2017-11-16 / Front Page

Code dept. study coming

No. 1 source of complaints
By Eric Carlson
Of The Enterprise staff

Leelanau County will hire a Northwestern Michigan College researcher to conduct an “external analysis” to make the county’s Construction Code Authority run more efficiently.

The Code department conducts plan reviews, issues permits for construction, and conducts inspections to enforce the state Construction Code, among other tasks.

“This department is the No. 1 source of complaints I hear from constituents,” said District No. 7 Commissioner Melinda Lautner.

District No. 1 Commissioner Tony Ansorge agreed.

“The word I keep getting from contractors is the department is way behind on inspections,” Ansorge said.

But county administrator Chet Janik said he had reviewed the situation and could find no instance in which anyone seeking an inspection from the department needed to wait beyond the three weeks allowed under state guidelines.

Janik also disputed reports that the head of the department, building official Steven Haugen, has put in some 70-hour work weeks and has not been able to take any time off. Janik noted that Haugen is a salaried fulltime employee, not an hourly employee, and has taken plenty of vacation days.

Haugen is apparently seeking a salary increase, however, Janik said. In addition, Haugen earlier this year sought and received authorization from the County Board to hire a fulltime deputy department head who would be professionally qualified to act in his absence. In May, the board authorized creation of the new position, which would pay between $53,321 and $60,117 per year.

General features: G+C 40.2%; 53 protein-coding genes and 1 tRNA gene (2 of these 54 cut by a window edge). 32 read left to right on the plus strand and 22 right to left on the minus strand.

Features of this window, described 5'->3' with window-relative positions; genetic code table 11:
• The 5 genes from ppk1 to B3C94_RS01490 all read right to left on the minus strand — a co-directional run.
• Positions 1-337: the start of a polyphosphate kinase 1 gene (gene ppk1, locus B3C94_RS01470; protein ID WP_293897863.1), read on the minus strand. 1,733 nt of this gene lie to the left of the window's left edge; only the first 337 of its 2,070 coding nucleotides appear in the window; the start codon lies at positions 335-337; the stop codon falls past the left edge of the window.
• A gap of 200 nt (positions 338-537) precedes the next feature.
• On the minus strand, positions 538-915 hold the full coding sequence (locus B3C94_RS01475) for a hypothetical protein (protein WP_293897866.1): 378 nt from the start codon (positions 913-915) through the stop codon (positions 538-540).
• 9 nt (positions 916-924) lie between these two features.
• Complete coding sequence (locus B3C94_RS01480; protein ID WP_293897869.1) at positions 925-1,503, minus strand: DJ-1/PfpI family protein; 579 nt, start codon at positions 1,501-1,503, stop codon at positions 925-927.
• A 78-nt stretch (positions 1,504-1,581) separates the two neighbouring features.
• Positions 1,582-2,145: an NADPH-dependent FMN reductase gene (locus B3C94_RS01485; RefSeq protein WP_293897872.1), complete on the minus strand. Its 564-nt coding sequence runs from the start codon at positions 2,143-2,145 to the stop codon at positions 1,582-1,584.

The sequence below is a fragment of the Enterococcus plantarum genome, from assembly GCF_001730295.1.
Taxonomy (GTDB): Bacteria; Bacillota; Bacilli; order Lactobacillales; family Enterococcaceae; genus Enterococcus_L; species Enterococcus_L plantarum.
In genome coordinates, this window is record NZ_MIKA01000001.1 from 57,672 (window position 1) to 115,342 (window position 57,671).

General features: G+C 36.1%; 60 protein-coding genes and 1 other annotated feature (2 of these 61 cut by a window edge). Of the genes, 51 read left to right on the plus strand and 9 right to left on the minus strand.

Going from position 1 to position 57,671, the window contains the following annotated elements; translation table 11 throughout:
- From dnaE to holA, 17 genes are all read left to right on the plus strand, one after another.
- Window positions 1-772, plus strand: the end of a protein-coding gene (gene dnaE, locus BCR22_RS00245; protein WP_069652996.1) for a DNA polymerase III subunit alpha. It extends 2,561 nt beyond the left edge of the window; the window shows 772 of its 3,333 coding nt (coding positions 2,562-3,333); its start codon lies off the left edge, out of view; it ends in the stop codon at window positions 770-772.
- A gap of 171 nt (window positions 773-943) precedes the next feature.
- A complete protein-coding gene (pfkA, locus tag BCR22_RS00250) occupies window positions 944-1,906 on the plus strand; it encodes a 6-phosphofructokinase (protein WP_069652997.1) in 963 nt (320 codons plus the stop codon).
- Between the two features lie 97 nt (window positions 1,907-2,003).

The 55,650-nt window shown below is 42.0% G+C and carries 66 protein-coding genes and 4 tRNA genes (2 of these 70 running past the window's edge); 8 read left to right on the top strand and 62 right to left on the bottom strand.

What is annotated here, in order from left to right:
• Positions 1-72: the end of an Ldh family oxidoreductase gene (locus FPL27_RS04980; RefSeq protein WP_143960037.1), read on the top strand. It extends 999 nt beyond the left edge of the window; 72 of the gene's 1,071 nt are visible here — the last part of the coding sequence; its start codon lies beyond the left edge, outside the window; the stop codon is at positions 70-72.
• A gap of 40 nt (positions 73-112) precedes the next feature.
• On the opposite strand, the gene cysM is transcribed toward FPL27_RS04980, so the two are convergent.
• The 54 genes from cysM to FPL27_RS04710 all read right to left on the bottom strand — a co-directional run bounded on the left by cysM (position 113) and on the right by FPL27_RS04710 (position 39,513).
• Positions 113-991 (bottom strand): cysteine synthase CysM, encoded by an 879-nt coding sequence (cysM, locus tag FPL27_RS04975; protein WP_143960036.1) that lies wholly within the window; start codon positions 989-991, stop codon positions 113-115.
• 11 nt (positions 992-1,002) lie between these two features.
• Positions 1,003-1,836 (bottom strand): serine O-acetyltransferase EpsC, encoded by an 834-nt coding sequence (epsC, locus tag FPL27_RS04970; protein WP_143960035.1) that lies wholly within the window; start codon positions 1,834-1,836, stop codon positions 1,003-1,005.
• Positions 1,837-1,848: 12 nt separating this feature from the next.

Janik acknowledged that several people had applied for the position but opted not to take it because they were making comparable amounts or more in their current positions in the building trades.

He said another prospect for the position was to be interviewed this week, and several others have expressed interest since an article on the opening appeared in the Leelanau Enterprise earlier this month.

At their regular monthly executive meeting on Tuesday morning, county commissioners also expressed skepticism about the need for the Code Authority to require permits and inspections on minor work such as replacing windows, siding homes, and installing new toilets.

According to Janik, Haugen has been able to demonstrate how all the Construction Code requirements his department enforces follow state law.

Those with issues were not mentioned at the meeting.

“Some of the people who come forward with complaints about this department don’t want to use their names because they’re afraid their project will be delayed, or they’ll get dinged in an inspection,” Lautner said.

Ansorge asked Janik how he thinks Haugen feels about having an academic researcher conduct a study of his department’s operations.

“I did not ask him,” Janik said, referring to Haugen. “His office is not leading this charge.”

Ansorge said he did ask Haugen whether he supports the study.

“He (Haugen) supports it,” Ansorge said.

The County Board also backed the study in a recommendation this week that is expected to be officially approved on Tuesday.

The $4,750 contract authorizes Northwestern Michigan College researcher Cathlyn Sommerfield, Ph.D., to conduct a “stakeholder survey” of the county’s Construction Code Authority.

According to an executive document summary, the study “will include an assessment to identify current strengths and potential opportunities for improvement to current internal and external communication practices, including individual internal interviews. A mail survey will include contractors and homeowners.

“Survey results will serve as the basis for planning and implementing a training plan,” according to the summary.

The Construction Code Authority is a “self-funded” department of the county government with expenses covered primarily by fees it collects for services it provides. Before the 2008 recession, the department employed eight fulltime personnel, many of them unionized. Now that the economy has rebounded, the department includes four fulltime personnel and four part-time or contracted personnel.

For 2018, the department’s overall budget was projected to be balanced at $899,216 in revenues and expenditures, up from $758,465 in revenues and expenditures projected for this year.

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